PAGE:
I have to admit – I’m a little impatient. I’m the kind of person that doesn’t really like waiting the requisite 4-1/2 minutes for my Lean Cuisine dinner. I get scratchy when Netflix takes “too long” to load my movie order. And I definitely don’t want to wait for the cookies to cool when they come out of the oven…

So it is easy to understand that I was never really good with the whole slow-and-steady approach to life. I’m usually impatient to see the results of whatever I’m doing, and taking the long view does NOT come naturally to me. This was one of the reasons that I made it harder than I needed to when I was learning to deal with my chronic anxiety and panic attacks.

That might surprise some of you reading this blog, since (if you’ve done much reading here) you’ve heard me say multiple times that overcoming and mastering anxiety is NOT, for the vast majority of us, a quick process. But believe me, my knowledge is hard-earned and slow in coming. And I know from the emails I’ve received and the coaching work I’ve done that a lot of YOU are a little impatient too…

So today’s blog post is about a simple concept I learned several years ago, and it is one I wish somebody had told me about back in my anxiety-fighting days. It is something called The Compound Effect.

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This Just In – 1 and 1 Make Two…

The Compound Effect is both a concept and a title of a book by a guy named Darrin Hardy. The notion is simple: most of us don’t really understand how it isn’t the things we can do quickly, in short bursts, that make the difference in our life. It is instead the daily, persistent practice of consistent effort that pays off in the things that can really build up (or tear down) our lives.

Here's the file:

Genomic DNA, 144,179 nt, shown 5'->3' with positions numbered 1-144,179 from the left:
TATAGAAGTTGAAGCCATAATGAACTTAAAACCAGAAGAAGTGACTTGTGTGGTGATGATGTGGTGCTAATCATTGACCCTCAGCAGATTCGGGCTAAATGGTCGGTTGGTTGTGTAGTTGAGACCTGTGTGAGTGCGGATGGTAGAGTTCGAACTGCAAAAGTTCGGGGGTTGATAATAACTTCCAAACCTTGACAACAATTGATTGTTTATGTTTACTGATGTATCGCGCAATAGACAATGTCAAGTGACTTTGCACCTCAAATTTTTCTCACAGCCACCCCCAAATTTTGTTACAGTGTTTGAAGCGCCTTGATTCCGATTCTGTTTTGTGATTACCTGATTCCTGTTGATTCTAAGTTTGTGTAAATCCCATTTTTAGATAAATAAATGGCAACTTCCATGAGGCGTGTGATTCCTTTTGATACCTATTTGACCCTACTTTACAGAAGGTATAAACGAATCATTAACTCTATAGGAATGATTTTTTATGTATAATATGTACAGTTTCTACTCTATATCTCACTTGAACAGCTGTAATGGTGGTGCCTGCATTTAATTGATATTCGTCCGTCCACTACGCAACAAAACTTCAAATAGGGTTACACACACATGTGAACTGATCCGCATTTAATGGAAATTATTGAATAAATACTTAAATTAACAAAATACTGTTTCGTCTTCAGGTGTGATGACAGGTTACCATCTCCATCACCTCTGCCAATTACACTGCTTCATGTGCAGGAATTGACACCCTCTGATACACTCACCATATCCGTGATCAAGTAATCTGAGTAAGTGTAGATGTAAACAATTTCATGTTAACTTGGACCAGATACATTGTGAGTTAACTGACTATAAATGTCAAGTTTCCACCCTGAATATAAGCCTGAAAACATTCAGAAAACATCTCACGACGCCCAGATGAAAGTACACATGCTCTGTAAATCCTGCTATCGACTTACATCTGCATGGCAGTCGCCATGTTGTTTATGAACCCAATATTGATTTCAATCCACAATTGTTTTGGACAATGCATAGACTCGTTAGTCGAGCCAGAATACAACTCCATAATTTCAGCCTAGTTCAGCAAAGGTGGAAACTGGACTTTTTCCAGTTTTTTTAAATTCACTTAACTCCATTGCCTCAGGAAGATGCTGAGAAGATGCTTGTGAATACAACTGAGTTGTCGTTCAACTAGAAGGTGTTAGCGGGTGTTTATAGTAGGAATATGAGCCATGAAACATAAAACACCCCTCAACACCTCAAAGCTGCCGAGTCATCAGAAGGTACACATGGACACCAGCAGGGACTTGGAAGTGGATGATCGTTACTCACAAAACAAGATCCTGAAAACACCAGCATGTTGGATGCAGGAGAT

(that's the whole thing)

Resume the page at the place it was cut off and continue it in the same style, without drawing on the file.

Weight loss is a classic example. Despite the bombardment of weight-loss commercials and people with incredible bodies writing “lose a million pounds in 10 days” self-help books, the brutal truth is nobody loses (or gains!) that belly we hate to admit we have quickly. Nope, we got that belly with years of steady eating of bags of Ruffles Potato Chips (YUM) and (I hate to admit) more than a couple of cookies after dinner.

No, if we want to lose that belly we’re going to have to get serious about daily, steady work, not a lettuce-and-water diet that will wash the pounds away in two weeks. I have mentioned before in this blog that I was a pretty hefty boy back during the fight with anxiety, as high as 235 pounds. That may not sound like much to you, but I was easily 80 pounds over my standard/healthy body weight, and man, I felt it.

I hated being overweight (and really, who likes it?) I tried a number of things to lose that weight quickly, but the bottom-line is I lost that weight with consistent, steady, daily effort. I lost that weight over years of work, and it has taken work to keep it off.

(Not boasting, btw – it took a LOT longer than it needed to, and I didn’t make it easy, believe me.)

But this blog post isn’t about weight loss! It is about applying the same idea to our fight with anxiety. We need to understand that sorting out our anxious thinking, diminishing our frightened responses to our Flight or Fight reactions and learning to take real, decent care of ourselves will come with steady practice and time, not with “stop being anxious in one lesson” efforts.

(And, btw, it doesn’t have to take YEARS to get rid of anxiety – don’t start thinking that, please. 🙂 It won’t go away quickly, but any of us can see significant progress with steady work even within a few weeks. Still, not instant!)